Going public

Handwoven magazine article

Does the scarf in that spread look familiar? It’s my cityscape scarf, published in the new Handwoven magazine. This article was 11 months in the making, from me watching a webinar on how to submit to the magazine, to having the scarf accepted as a concept, to having it published. In between, the USPS lost the scarf in the mail for a month, making me crazy. But it all worked out in the end. If you can’t bear not reading it, here’s a PDF of the article.

I also just got notice of my acceptance in this year’s Clothesline Festival. Now that I live in Rochester I wanted to get into this well-respected show, so was holding my breath that I’d be accepted. I think this will be a predominantly new audience for me. You can get details on this and the other shows I’ll be doing this year on my website.

A few weeks ago I showed you a braided twill scarf on the loom. It took a while for me to get them fringed, wet finished, pressed, and photographed, but here you go.

3 braided twill hand painted scarves

I thought I’d done a better job of color changes on this warp…they’re still too long. And that pink is garish. Sigh.

Anyway, from left to right the weft colors are red-purple, medium blue, and forest green. The blue is by far my favorite of the three. The close ups of these scarves, showing the front and back of each, are pretty dramatic.

HP braided twill purple, close

HP braided twill blue, close

HP braided twill green, close

I also finished the baby blankets. Although I’ve previously done a polyester satin binding because I know babies like that smooth & silky feel, I’ve been told by others that it can tend to reduce the perceived value of a handwoven baby blanket. So this time I used a cotton weft for a rolled hem, putting a ‘tag’ made of that binding material at each corner for baby’s fingers to grab and rub.

cotton flannel baby blanket

Closing with color….here are the appetizers I made for my daughter’s Memorial Day party. Green & red peppers topped with a ‘stuffing’ of neufchatel cheese, lemon juice & lemon zest, black pepper, & almond meal, finished with toasted slivered almonds.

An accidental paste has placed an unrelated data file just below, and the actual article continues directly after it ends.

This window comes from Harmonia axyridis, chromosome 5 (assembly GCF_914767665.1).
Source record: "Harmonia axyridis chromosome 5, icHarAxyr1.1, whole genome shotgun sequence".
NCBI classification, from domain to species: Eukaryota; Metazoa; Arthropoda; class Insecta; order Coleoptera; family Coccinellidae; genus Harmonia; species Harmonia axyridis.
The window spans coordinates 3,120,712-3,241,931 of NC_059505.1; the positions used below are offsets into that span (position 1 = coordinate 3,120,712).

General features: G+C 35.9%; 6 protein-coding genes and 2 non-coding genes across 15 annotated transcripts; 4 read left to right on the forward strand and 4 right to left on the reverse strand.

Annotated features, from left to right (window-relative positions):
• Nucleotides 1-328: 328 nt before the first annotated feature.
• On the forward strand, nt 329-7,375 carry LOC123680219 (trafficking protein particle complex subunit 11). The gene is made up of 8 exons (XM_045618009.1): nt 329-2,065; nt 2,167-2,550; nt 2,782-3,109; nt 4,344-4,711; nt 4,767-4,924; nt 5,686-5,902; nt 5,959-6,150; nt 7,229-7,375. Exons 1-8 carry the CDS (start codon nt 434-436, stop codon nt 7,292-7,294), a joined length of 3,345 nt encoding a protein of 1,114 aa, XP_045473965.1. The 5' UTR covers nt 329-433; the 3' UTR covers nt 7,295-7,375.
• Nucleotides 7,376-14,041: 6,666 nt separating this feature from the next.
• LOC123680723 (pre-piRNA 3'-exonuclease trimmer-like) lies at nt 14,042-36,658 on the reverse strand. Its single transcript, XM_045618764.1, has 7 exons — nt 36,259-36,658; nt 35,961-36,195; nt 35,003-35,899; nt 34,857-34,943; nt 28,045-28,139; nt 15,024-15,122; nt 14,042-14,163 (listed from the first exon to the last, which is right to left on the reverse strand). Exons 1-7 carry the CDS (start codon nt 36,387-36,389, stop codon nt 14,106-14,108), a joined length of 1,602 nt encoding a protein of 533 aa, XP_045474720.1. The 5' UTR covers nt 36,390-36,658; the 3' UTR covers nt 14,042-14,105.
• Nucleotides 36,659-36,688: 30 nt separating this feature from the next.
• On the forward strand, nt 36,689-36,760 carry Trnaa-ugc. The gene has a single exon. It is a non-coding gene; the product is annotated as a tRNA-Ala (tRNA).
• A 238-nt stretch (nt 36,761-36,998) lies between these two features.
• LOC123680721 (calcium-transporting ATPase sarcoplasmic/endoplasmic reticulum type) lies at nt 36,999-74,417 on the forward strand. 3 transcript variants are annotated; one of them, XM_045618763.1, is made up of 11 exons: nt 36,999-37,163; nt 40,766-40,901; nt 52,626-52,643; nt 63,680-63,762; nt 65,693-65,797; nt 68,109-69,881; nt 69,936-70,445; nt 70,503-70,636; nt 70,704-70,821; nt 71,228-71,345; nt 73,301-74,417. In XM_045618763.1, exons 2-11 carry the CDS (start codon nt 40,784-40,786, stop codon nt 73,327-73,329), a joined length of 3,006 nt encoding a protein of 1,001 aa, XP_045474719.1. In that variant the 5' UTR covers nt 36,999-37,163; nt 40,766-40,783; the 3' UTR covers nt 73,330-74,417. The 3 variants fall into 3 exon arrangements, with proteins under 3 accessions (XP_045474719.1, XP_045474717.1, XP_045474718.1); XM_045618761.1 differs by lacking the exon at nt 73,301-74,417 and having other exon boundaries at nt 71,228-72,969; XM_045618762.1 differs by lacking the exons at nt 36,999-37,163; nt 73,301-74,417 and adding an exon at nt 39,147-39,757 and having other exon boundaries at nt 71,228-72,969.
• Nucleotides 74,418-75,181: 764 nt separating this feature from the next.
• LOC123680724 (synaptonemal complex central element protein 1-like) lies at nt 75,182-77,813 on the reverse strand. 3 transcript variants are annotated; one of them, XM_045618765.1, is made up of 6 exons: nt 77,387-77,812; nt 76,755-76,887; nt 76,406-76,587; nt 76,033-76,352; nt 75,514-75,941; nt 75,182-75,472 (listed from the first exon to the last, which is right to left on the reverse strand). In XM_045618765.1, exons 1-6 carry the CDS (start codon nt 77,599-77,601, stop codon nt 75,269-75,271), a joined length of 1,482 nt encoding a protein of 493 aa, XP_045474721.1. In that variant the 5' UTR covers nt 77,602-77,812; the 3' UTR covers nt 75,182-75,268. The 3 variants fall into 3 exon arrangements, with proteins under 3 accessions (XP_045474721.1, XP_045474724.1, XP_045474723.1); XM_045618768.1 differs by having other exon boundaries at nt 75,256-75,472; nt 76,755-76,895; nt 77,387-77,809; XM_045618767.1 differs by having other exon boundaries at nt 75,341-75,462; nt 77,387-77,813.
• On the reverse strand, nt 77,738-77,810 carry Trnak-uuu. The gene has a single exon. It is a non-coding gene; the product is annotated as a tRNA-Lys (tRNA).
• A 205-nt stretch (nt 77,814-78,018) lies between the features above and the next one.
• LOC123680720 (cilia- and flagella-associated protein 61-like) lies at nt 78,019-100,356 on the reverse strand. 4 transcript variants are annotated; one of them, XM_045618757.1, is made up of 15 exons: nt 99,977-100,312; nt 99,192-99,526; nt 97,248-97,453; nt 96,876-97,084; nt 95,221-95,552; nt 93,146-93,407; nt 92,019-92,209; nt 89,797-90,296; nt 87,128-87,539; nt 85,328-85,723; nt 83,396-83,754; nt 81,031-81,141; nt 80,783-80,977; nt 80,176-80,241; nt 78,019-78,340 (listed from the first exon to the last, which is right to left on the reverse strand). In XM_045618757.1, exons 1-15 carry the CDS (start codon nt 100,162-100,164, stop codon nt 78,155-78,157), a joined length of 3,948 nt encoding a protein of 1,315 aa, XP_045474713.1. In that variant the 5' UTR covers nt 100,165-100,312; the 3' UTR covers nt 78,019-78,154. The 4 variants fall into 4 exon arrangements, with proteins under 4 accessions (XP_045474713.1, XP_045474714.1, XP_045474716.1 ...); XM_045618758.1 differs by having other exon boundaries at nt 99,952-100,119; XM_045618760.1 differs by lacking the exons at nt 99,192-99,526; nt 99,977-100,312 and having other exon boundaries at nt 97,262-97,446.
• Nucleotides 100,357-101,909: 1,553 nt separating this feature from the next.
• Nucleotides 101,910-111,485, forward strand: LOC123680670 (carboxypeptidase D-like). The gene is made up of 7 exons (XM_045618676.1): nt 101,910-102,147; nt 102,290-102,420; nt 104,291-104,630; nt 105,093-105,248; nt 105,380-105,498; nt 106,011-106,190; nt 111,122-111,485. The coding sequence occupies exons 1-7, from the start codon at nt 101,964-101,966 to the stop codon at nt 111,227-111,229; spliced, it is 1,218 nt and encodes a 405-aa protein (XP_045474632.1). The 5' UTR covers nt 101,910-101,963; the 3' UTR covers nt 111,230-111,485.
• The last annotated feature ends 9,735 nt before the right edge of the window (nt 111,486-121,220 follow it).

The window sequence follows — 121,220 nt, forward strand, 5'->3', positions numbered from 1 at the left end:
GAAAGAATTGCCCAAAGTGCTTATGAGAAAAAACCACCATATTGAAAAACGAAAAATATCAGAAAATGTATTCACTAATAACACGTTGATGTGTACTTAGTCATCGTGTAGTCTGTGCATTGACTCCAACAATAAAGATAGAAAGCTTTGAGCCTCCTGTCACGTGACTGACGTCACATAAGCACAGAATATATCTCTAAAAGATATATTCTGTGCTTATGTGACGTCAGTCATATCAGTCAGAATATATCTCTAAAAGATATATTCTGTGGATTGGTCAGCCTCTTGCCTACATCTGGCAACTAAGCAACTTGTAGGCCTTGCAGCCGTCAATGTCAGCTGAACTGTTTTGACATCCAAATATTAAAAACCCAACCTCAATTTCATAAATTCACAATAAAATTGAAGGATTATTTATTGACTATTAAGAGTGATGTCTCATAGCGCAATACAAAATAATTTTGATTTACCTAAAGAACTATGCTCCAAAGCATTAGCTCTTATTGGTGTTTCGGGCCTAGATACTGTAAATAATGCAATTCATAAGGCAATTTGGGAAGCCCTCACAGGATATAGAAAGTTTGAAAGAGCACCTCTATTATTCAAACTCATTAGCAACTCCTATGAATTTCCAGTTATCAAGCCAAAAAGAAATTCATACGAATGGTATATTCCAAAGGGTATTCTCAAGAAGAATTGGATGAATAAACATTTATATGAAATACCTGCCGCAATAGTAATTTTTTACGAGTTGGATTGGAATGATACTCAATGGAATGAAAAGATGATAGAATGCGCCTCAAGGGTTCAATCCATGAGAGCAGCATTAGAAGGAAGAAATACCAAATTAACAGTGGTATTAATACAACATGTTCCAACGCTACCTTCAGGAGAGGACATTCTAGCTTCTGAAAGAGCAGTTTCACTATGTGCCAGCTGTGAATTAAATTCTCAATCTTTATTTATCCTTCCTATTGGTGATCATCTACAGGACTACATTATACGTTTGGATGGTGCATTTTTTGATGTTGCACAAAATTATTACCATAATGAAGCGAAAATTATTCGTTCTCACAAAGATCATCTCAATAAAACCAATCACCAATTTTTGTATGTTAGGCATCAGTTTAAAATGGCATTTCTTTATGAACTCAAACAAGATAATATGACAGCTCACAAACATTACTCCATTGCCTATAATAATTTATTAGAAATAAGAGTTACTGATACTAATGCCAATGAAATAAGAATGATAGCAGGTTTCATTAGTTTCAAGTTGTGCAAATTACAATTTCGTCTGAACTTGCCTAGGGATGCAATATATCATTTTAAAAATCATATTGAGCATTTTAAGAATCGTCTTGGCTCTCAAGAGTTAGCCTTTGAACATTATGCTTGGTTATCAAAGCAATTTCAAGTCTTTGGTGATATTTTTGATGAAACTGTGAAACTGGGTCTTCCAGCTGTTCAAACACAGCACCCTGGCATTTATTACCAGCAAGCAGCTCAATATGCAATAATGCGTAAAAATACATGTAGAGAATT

pepper cream cheese appetizers

8 comments to Going public

  • Alma

    Special congratulations!! Your work has not only been recognized, but it has also been published!! Great work, Peg!

    Your acceptance to the Clothesline Festival was only a matter of time, and I’m glad that time has come. This is the one on the grounds of the art museum, isn’t it? A whole upper class type of arty folk, I think.

    The baby blanket is still a favorite.

    And the colored peppers – save me a bunch – they look delicious. A special recipe for the filling?

  • Oh CONGRATULATIONS! I will have to pick up the copy for sure.
    The Clothesline Festival sounds wonderful.
    Peppers look yummy. I’m betting that filling is good on many a veggie.
    Interesting on the binding. I wouldn’t have thought that. I would think the binding would help it keep its shape also. I suppose using a linen binding would defeat the purpose of a smooth binding, but putting tags in the corners for baby is brilliant!

  • Judy T

    How VERY exciting Peg! A huge CONGRATULATIONS to you!!! The cityscape scarf is really quite amazing and I’m so happy you were published with it. Unfortunately, my old eyes can’t read the print in your magazine photo and I’d love to read your article. Please share it with me when you come next.

  • Perry

    Congratulations Peg!
    This was such a happy post.

  • Peg Cherre

    Alma – Thanks. The Clothesline Festival is, indeed on the grounds of the Memorial Art Gallery. Here’s the basic recipe I used, although I made some modifications.

    Theresa – Thanks. The binding is a tough issue, for sure.

    Judy – I’ve made a PDF of the article, so I think you can make it big enough to read, although it might be a tad fuzzy. Go back to the post and click on the link to get the jpg.

    Perry – Thanks.

  • Hi Peg,

    Congratulations! Your Cityscape scarf is absolutely amazing. It is cool that the blog has inspired you; I know that I get inspired by other blogs too!


    • Peg Cherre

      Thanks, Ngaire. I read your blog all the time, and am often inspired by your work, sometimes by a particular piece, sometimes to stretch myself with colors and/or designs, sometimes just to get back to work! 😉

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